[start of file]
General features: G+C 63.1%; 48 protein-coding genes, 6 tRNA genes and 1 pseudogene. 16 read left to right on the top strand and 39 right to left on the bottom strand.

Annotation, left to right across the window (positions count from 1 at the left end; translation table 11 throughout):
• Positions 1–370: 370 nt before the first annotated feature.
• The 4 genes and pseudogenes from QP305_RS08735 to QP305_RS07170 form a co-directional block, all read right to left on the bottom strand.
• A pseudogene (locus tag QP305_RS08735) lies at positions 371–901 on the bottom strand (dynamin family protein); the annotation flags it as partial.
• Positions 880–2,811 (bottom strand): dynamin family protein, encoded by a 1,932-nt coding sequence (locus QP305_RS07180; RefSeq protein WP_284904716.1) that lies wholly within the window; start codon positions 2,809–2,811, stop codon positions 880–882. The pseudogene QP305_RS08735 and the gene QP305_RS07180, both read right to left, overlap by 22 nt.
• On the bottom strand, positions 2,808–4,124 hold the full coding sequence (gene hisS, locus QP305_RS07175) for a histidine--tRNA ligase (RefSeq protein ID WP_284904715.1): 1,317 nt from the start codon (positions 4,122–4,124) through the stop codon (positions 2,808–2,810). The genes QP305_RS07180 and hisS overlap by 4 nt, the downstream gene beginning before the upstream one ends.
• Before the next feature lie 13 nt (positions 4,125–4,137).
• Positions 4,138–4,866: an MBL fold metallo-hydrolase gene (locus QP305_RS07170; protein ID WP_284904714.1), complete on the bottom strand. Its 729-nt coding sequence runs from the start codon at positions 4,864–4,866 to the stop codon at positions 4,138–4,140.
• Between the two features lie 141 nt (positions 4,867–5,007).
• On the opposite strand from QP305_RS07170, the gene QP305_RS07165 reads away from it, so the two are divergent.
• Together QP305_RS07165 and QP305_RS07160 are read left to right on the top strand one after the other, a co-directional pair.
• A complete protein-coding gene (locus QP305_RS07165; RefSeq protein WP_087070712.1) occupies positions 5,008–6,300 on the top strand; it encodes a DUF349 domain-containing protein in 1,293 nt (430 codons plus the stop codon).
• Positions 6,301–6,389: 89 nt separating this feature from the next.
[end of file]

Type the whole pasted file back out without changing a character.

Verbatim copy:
General features: G+C 63.1%; 48 protein-coding genes, 6 tRNA genes and 1 pseudogene. 16 read left to right on the top strand and 39 right to left on the bottom strand.

Annotation, left to right across the window (positions count from 1 at the left end; translation table 11 throughout):
• Positions 1–370: 370 nt before the first annotated feature.
• The 4 genes and pseudogenes from QP305_RS08735 to QP305_RS07170 form a co-directional block, all read right to left on the bottom strand.
• A pseudogene (locus tag QP305_RS08735) lies at positions 371–901 on the bottom strand (dynamin family protein); the annotation flags it as partial.
• Positions 880–2,811 (bottom strand): dynamin family protein, encoded by a 1,932-nt coding sequence (locus QP305_RS07180; RefSeq protein WP_284904716.1) that lies wholly within the window; start codon positions 2,809–2,811, stop codon positions 880–882. The pseudogene QP305_RS08735 and the gene QP305_RS07180, both read right to left, overlap by 22 nt.
• On the bottom strand, positions 2,808–4,124 hold the full coding sequence (gene hisS, locus QP305_RS07175) for a histidine--tRNA ligase (RefSeq protein ID WP_284904715.1): 1,317 nt from the start codon (positions 4,122–4,124) through the stop codon (positions 2,808–2,810). The genes QP305_RS07180 and hisS overlap by 4 nt, the downstream gene beginning before the upstream one ends.
• Before the next feature lie 13 nt (positions 4,125–4,137).
• Positions 4,138–4,866: an MBL fold metallo-hydrolase gene (locus QP305_RS07170; protein ID WP_284904714.1), complete on the bottom strand. Its 729-nt coding sequence runs from the start codon at positions 4,864–4,866 to the stop codon at positions 4,138–4,140.
• Between the two features lie 141 nt (positions 4,867–5,007).
• On the opposite strand from QP305_RS07170, the gene QP305_RS07165 reads away from it, so the two are divergent.
• Together QP305_RS07165 and QP305_RS07160 are read left to right on the top strand one after the other, a co-directional pair.
• A complete protein-coding gene (locus QP305_RS07165; RefSeq protein WP_087070712.1) occupies positions 5,008–6,300 on the top strand; it encodes a DUF349 domain-containing protein in 1,293 nt (430 codons plus the stop codon).
• Positions 6,301–6,389: 89 nt separating this feature from the next.